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REDCO COMMUNITY DEVELOPMENT PROJECT AWARDED $75,000 GRANT

Community Food Sovereignty Initiative Receives Grant from the Shakopee Mdewakanton Sioux Community to Build a High Tunnel and Greenhouse


Mission, SD, September 6, 2017 – The Rosebud Economic Development Corporation’s (REDCO) Community Food Sovereignty Initiative (CFSI) was recently awarded a $75,000 grant from the Shakopee Mdewakanton Sioux Community to support their work in bringing about a healthy, locally based food system on the Rosebud Reservation. The grant will fund the construction of a high tunnel and greenhouse, which will increase access to fresh produce throughout the year.


The CFSI is working with the Colorado Rocky Mountain Permaculture Institute (CRMPI) to design temperature controlled growing spaces for the specific climate and environment of Rosebud. Wizipan Little Elk, REDCO CEO said, “Our vision is to have a high-level, self-sustaining garden that can provide fresh fruits and vegetables on a year-round basis. These new growing spaces will allow us to significantly increase the amount of produce we harvest each year”.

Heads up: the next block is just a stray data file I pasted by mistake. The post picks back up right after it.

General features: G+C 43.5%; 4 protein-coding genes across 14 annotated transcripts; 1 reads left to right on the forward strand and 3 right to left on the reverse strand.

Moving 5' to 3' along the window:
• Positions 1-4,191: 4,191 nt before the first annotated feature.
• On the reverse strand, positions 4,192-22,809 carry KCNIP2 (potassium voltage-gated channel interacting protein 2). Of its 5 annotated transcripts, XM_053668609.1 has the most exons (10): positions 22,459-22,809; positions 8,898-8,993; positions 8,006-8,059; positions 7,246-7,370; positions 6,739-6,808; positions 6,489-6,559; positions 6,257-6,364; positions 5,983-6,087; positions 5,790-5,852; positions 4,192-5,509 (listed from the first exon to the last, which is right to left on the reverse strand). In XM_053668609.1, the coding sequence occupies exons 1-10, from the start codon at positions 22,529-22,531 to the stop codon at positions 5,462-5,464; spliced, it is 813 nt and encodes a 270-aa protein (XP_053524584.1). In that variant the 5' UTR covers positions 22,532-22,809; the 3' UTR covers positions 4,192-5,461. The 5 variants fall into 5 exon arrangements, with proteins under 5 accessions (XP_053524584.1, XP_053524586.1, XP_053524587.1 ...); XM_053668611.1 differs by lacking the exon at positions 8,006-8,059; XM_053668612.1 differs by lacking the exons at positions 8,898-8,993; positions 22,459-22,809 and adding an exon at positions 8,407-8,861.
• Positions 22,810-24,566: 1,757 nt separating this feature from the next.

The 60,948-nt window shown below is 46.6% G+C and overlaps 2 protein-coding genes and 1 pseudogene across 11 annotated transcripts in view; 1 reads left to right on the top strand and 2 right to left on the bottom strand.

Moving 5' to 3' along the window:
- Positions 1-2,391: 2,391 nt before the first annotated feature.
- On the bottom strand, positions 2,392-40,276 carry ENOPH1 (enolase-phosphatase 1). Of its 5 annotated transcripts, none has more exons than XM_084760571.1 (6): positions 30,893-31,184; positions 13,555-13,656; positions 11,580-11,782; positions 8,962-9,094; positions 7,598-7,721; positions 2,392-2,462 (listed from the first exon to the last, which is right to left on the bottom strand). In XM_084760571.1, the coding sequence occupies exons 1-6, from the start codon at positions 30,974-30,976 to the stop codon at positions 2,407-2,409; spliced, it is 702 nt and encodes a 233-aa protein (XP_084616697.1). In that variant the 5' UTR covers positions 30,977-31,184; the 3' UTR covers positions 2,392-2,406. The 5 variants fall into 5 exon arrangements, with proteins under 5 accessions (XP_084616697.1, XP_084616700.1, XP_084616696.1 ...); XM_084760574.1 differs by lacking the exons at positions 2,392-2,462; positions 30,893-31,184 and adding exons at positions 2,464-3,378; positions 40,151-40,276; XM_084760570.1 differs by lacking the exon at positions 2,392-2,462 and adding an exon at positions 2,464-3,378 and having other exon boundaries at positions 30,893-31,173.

The high tunnel will extend the growing season by approximately three months, allowing produce to be planted earlier in the spring, and to survive later into the fall.

The greenhouse will be insulated and climate controlled on a year-round basis, using a geothermal climate battery system and passive solar technologies. “We’ll be able to grow tomatoes and cucumbers in January,” said Michael Prate, Food Sovereignty Coordinator. He went on to say, “Most of our work with students happens in the summer. Now we have a year-round classroom.” The CFSI plans to partner with local youth institutions, like schools and the Boys and Girls Club, to host educational classes and cooking demonstrations for students. Rodney Bordeaux, REDCO Board Vice Chairman, said, “This is about moving toward sovereignty and self-sufficiency. There is no better example than working with youth and our community to show we can feed ourselves by growing fresh, even in the dead of winter.”


Within the last three years, the CFSI has provided 12 internship opportunities for local youth and tribal members. Interns have harvested nearly 1,000 pounds of produce since 2014 and the greenhouse will help increase production even more. Many of these vegetables are sold at the weekly farmers’ market, which runs from late July through early October, next to Turtle Creek Crossing. Stop by every Wednesday from 4:30-6:30 PM for fresh, locally grown produce.

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